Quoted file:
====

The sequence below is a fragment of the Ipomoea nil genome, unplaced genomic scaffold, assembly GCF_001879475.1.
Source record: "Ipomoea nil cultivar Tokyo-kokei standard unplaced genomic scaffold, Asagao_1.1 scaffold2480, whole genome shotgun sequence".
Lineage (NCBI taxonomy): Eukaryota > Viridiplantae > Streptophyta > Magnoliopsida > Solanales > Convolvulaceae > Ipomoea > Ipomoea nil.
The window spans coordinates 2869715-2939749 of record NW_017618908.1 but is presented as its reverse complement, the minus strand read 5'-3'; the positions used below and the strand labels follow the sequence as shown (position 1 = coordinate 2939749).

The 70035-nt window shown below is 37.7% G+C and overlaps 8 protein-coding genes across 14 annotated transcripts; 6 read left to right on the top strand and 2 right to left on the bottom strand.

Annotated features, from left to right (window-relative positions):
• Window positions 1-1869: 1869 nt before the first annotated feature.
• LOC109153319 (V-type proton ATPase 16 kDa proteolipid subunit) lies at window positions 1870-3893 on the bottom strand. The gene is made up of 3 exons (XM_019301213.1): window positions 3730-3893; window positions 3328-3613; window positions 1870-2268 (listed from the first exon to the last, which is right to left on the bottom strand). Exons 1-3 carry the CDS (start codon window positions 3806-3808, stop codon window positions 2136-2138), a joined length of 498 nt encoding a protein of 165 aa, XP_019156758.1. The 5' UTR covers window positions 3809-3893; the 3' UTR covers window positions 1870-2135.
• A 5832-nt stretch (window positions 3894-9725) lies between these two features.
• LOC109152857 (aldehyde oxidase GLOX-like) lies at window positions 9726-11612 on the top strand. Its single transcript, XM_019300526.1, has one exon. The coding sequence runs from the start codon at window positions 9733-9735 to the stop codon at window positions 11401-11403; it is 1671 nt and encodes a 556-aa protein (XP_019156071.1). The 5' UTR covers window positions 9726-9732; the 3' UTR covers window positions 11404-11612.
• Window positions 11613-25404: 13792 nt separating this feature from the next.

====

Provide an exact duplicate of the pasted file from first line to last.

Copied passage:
The sequence below is a fragment of the Ipomoea nil genome, unplaced genomic scaffold, assembly GCF_001879475.1.
Source record: "Ipomoea nil cultivar Tokyo-kokei standard unplaced genomic scaffold, Asagao_1.1 scaffold2480, whole genome shotgun sequence".
Lineage (NCBI taxonomy): Eukaryota > Viridiplantae > Streptophyta > Magnoliopsida > Solanales > Convolvulaceae > Ipomoea > Ipomoea nil.
The window spans coordinates 2869715-2939749 of record NW_017618908.1 but is presented as its reverse complement, the minus strand read 5'-3'; the positions used below and the strand labels follow the sequence as shown (position 1 = coordinate 2939749).

The 70035-nt window shown below is 37.7% G+C and overlaps 8 protein-coding genes across 14 annotated transcripts; 6 read left to right on the top strand and 2 right to left on the bottom strand.

Annotated features, from left to right (window-relative positions):
• Window positions 1-1869: 1869 nt before the first annotated feature.
• LOC109153319 (V-type proton ATPase 16 kDa proteolipid subunit) lies at window positions 1870-3893 on the bottom strand. The gene is made up of 3 exons (XM_019301213.1): window positions 3730-3893; window positions 3328-3613; window positions 1870-2268 (listed from the first exon to the last, which is right to left on the bottom strand). Exons 1-3 carry the CDS (start codon window positions 3806-3808, stop codon window positions 2136-2138), a joined length of 498 nt encoding a protein of 165 aa, XP_019156758.1. The 5' UTR covers window positions 3809-3893; the 3' UTR covers window positions 1870-2135.
• A 5832-nt stretch (window positions 3894-9725) lies between these two features.
• LOC109152857 (aldehyde oxidase GLOX-like) lies at window positions 9726-11612 on the top strand. Its single transcript, XM_019300526.1, has one exon. The coding sequence runs from the start codon at window positions 9733-9735 to the stop codon at window positions 11401-11403; it is 1671 nt and encodes a 556-aa protein (XP_019156071.1). The 5' UTR covers window positions 9726-9732; the 3' UTR covers window positions 11404-11612.
• Window positions 11613-25404: 13792 nt separating this feature from the next.